SFP marks one-year Target 75 progress, releases snapper and grouper report

One year in, and the Sustainable Fisheries Partnership is marking significant progress on some of its Target 75 Initiative goals. 

Launched at the SeaWeb Seafood Summit in 2017, T75’s main goal is getting 75 percent of the world’s fisheries to be sourced sustainably, or moving towards it, by 2020. The ambitious goal has so far resulted in multiple reports determining the best way to reach those goals in the timeframe. 

“We’re pleased to report a large number of new improvement efforts in many key sectors, including squid, snapper/grouper, fresh and frozen tuna, and octopus,” states SFP in a recent release about T75. 

In the squid sector, “at least” four fisheries have made progress by either joining a Fisheries Improvement Project or making progress on an existing FIP. One squid supply chain, in New England, recently gained the first MSC certification for the cephalopod in the world. 

“Squid Supply Chain Roundtable (SR) participants have been engaged in a number of improvement efforts in recent years, leading to substantial contributions to the sustainability of global squid production,” said Sam Grimley, SFP’s director of strategic initiatives, buyer engagement.  “The analysis conducted under Target 75 enables SR members to monitor the global impact these efforts are having over time, while also providing a roadmap for future improvements to the global squid sector.”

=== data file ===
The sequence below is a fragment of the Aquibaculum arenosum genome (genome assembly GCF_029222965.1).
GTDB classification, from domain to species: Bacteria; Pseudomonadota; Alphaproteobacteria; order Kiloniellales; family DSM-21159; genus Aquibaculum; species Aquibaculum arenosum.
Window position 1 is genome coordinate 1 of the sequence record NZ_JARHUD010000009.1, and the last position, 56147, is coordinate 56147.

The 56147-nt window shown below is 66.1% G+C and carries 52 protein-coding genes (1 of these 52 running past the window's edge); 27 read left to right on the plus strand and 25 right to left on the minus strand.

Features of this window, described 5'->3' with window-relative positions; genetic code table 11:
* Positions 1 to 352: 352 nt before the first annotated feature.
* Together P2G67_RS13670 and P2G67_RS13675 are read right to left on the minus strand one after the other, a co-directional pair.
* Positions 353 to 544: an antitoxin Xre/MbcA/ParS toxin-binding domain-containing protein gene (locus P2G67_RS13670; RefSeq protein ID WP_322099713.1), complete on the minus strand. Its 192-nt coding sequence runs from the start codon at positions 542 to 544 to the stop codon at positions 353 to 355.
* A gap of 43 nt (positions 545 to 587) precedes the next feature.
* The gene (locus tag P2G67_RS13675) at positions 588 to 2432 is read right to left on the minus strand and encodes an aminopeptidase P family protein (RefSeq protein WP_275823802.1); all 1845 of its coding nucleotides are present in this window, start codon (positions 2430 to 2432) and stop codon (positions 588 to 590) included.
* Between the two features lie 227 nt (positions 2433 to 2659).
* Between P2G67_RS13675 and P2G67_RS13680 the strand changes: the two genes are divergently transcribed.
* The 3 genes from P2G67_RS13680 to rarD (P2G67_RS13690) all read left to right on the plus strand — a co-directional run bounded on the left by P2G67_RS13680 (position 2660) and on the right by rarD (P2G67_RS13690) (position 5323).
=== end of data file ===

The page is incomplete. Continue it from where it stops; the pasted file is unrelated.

Work also continues in establishing the East China Sea and Yellow Sea Japanese flying squid-trawl FIP. 

SFP has also released some updates in the tuna sector, with two new FIPs in Vanuatu and Japan. Both have shown “significant progress,” according to SFP. 

“T75 has clearly laid out the environmental sustainability challenges in the fresh and frozen tuna sector in meeting sourcing requirements of supply chain members. The scale of needed improvements has focused our SR members’ thinking about large-scale tuna FIPs and has identified the Japanese market as a crucial element in making T75 a reality,” said Tom Pickerell, global tuna director for SFP.

Octopus, as well, has multiple new FIPs “in the works.” At Seafood Expo Global, the SFP announced a new FIP for Mauritania, promoting sustainable octopus fishing. Mauritania has, historically, been one of the largest producers of octopus in the world. 

“The T75 octopus sector report has provided industry with a roadmap to start the sustainability improvement process in octopus fisheries,” said Pedro Ferreiro, SFP’s deputy director, buyer engagement. “This has made industry believe that positive change can be achieved relatively soon, something that has encouraged the willingness for pre-competitive work.”

The latest report from SFP targets the snapper and grouper sector. According to SFP, only eight percent of global production of snapper and grouper can be classified as sustainable or improving. 

“The mostly artisanal and geographically distributed nature of the fisheries requires a co-management approach, which in many countries will require investments in basic fisheries management. These improvements are required at a national level to truly effect change; thus, national-level FIPs may be a key tool,” the report’s authors wrote.

The grouper and snapper fishery will be one of the most challenging fisheries to improve, according to SFP. 

“The low sustainability baseline combined with the challenging nature of these fisheries and aquaculture operations makes this sector one of the most challenging with respect to T75 – in this case, 75 percent is a stretch goal,” said Megan Westmeyer of Sustainable Fisheries Partnership. “But with the help of industry we believe substantial progress can be made towards T75 in the next few years.”


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